The soil properties of planted forests – topsoil depth, soil structure, rooting depth, hard pans, erosion risk, soil texture, water holding capacity, nutrient supply – all have an impact on forest productivity. Below see some videos that explain soil sampling to determine productivity of forest soils:
See also Practical soil sampling in planted forests – soil profile [266 Kb PDF]
See also Practical soil sampling in planted forests – soil chemistry [254 Kb PDF]
See also Practical soil sampling in planted forests – soil bulk density [261 Kb PDF]
- Digging the Good Dirt on Soil Bugs: Denis Hocking's blog, October 07, 2015
Volunteers Wanted: Scion soil scientist Simeon Smaill is looking for volunteers to help with a series of trials he is running around the country. He is looking at the effect…
- Growing confidence in forestry's future May 2014
Scion Research Programme 2013 - 2019 Raising the profitability of commercial forestry investments is an imperative for the entire New Zealand forestry sector and also vital to increasing economic…
- Looking underground without digging a hole November 2014
Growing Confidence in Forestry’s Future (GCFF) Research Programme A new soil survey tool allows Scion scientists to assess below ground variation in soil properties using electromagnetic pulses. November 2014 The…
- Trees, soil and you February 2015
A new survey has been released by Scion to capture current industry opinion regarding the value of soil data to forest managers, as part of the Growing Confidence in Forestry’s…
- What science is the forest levy providing farm foresters? April 2015
Growing Confidence in Forestry’s Future (GCFF) Research Programme: At the recent GCFF conference a wide array of results with direct relevance to farm foresters were presented by the scientists working…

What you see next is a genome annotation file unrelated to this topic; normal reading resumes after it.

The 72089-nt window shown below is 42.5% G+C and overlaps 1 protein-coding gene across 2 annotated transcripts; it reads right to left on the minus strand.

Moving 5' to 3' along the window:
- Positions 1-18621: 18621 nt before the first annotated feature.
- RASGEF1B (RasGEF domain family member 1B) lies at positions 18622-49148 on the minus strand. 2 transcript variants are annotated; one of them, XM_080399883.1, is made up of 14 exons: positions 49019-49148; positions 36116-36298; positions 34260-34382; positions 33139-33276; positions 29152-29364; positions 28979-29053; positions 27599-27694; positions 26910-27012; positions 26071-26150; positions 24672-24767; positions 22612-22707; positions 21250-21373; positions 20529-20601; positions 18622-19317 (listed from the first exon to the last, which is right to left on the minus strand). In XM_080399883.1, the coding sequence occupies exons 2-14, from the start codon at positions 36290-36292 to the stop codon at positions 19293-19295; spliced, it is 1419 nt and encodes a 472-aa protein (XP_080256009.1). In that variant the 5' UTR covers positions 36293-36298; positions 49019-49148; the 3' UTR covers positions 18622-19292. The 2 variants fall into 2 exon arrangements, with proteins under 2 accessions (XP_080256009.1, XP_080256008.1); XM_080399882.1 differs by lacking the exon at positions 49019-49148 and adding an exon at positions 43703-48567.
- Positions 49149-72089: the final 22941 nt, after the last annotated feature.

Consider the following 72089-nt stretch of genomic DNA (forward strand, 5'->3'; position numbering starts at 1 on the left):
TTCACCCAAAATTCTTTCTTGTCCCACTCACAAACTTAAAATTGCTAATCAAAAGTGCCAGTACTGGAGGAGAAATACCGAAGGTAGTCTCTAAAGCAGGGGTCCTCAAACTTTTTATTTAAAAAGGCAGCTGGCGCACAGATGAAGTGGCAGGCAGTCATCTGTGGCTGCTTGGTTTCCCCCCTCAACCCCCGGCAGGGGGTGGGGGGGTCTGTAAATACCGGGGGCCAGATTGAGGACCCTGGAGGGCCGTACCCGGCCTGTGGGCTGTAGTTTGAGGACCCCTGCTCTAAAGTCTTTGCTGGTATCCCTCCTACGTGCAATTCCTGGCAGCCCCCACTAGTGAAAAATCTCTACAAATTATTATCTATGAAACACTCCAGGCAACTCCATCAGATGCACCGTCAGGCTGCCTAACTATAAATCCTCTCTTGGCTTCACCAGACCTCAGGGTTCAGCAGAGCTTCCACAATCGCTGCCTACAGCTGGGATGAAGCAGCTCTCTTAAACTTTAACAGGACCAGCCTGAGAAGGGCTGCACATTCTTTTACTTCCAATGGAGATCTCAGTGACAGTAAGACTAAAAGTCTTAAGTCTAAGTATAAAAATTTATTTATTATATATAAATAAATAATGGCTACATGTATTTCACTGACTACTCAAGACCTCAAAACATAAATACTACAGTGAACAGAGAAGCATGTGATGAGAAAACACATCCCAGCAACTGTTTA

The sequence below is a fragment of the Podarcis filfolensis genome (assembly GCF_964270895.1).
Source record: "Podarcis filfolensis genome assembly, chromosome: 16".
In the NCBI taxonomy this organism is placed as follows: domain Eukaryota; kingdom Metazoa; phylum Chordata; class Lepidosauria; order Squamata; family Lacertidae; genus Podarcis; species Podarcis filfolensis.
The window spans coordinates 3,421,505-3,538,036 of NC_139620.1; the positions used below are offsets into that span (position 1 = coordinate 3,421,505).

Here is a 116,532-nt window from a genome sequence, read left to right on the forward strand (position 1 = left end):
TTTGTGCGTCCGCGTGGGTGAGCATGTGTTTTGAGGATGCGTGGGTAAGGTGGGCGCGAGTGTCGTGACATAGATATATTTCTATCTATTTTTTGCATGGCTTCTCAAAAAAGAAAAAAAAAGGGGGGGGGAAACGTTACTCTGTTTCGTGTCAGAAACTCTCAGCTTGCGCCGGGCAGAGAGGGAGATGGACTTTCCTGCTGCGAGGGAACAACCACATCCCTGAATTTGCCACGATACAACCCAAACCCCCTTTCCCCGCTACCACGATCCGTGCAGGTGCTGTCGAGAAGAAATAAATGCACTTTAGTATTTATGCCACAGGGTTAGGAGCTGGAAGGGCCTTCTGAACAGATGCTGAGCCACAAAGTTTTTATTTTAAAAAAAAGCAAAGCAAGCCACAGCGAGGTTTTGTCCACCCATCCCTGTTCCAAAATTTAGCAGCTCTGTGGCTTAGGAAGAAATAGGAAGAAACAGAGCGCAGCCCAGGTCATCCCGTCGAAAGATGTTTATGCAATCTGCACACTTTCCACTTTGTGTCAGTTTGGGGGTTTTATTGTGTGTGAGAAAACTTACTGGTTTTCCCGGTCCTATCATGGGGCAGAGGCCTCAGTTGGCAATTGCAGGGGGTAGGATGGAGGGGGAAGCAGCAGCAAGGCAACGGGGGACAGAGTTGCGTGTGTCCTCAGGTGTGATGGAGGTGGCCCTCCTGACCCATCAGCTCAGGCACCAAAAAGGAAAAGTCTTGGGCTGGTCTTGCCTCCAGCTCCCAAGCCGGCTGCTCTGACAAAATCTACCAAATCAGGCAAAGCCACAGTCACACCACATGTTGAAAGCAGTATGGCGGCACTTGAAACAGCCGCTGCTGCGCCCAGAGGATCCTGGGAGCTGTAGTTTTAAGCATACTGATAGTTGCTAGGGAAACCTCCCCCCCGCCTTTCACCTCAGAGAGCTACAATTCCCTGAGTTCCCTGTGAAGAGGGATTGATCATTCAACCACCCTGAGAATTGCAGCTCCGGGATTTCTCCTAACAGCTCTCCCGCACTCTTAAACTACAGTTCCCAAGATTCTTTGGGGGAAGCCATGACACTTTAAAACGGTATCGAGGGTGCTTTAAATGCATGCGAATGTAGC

- Growing Confidence in Forestry’s Future (GCFF) Research Programme July 2015
Updating you with the latest research from the programme Identifying the forest productivity gap, improved management of soil resources and efforts to study water quality in forested areas are a…
- Making better use of forest soil microbes August 2015
Soil microbes can have a significant positive impact on forest performance, but we have few reliable options to enhance the benefits they can provide. A substantial new trial series has…
- Research presentations from 2017 GCFF conference June 2017
The 2017 Growing Confidence in Forestry’s Future (GCFF) research programme conference was held in late March, and all presentations from this event are now available. Research to improve the precision…
- Planted Forest Soils (Scion publication, August 2017)
Planted forest soils provide many benefits including growing timber and fibre, cleaning water through filtering, and regulating flooding by storing water. New Zealand has a wide diversity of soil types. They are generally young and naturally acidic with low levels of nitrogen, phosphorus, and sulphur. Planted forests are typically on low fertility or steep terrain land that is not suitable for agriculture. Best management practices and ongoing improvements are needed for planted forest soils to continue to provide multiple benefits to New Zealanders. This includes maintaining fertility in a low nutrient input production system, especially as many of New Zealand’s planted forest soils are now supporting their third rotation There are also challenges in reducing soil loss through erosion in steep, erodible country, particularly during harvest.
- Planted-forest Nutrition
Davis, M., J. Xue and P. Clinton, Scion, 2015
- The occurrence and treatment of magnesium deficiency in radiata pine in New Zealand
FRI Bulletin No. 172, Hunter, I. R. (1996).
- An atlas of radiata pine nutrition in New Zealand
FRI Bulletin No. 165, Hunter, I. R., B. E. Rodgers, A. Dunningham, J. M. Prince and A. J. Thorn (1991).
- Field guide to nutrient deficiencies in radiata pine
FRI Bulletin No. 97 (Supplement), Will, G. M. (1985).
- Nutrient deficiencies and fertiliser use in New Zealand exotic forests
FRI Bulletin No. 97, Will, G. M. (1985).